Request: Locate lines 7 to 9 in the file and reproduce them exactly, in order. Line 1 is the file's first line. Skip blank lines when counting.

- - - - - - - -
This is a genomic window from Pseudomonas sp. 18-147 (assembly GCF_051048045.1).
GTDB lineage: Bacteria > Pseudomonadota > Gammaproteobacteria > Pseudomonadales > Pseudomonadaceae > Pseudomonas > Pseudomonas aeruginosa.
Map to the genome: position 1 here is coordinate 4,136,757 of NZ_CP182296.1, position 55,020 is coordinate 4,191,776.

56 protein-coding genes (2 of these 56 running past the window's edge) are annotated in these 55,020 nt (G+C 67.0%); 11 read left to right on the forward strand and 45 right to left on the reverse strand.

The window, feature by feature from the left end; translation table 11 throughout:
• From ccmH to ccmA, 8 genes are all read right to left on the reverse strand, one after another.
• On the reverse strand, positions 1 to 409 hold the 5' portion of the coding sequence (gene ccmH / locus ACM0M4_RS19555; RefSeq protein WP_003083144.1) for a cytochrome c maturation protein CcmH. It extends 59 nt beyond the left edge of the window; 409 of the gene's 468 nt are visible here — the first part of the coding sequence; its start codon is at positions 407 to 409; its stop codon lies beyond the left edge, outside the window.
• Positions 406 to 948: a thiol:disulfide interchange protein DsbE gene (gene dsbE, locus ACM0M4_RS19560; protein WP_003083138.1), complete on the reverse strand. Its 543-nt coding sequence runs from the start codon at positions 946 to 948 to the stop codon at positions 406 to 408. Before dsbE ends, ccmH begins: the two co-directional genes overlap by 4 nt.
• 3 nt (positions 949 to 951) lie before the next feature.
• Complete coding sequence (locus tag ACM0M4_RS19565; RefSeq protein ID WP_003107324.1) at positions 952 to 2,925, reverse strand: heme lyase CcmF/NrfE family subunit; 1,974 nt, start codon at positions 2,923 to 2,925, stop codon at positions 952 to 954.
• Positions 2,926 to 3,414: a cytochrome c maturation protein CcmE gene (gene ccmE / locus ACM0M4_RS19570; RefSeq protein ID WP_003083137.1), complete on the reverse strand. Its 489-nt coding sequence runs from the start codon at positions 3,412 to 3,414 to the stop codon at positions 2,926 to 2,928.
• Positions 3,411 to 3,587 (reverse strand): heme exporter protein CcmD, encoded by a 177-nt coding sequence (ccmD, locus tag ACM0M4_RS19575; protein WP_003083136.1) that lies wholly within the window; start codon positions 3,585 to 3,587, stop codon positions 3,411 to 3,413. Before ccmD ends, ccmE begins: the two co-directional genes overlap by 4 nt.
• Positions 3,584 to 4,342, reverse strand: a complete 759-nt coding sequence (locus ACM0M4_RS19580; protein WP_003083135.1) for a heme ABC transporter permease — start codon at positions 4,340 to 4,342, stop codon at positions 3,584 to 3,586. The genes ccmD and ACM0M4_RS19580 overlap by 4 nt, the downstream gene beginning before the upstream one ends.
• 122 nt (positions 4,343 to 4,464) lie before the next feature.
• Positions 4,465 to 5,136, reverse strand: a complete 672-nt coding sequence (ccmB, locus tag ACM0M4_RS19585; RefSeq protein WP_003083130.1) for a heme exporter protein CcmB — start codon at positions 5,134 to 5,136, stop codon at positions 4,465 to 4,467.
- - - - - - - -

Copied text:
• On the reverse strand, positions 1 to 409 hold the 5' portion of the coding sequence (gene ccmH / locus ACM0M4_RS19555; RefSeq protein WP_003083144.1) for a cytochrome c maturation protein CcmH. It extends 59 nt beyond the left edge of the window; 409 of the gene's 468 nt are visible here — the first part of the coding sequence; its start codon is at positions 407 to 409; its stop codon lies beyond the left edge, outside the window.
• Positions 406 to 948: a thiol:disulfide interchange protein DsbE gene (gene dsbE, locus ACM0M4_RS19560; protein WP_003083138.1), complete on the reverse strand. Its 543-nt coding sequence runs from the start codon at positions 946 to 948 to the stop codon at positions 406 to 408. Before dsbE ends, ccmH begins: the two co-directional genes overlap by 4 nt.
• 3 nt (positions 949 to 951) lie before the next feature.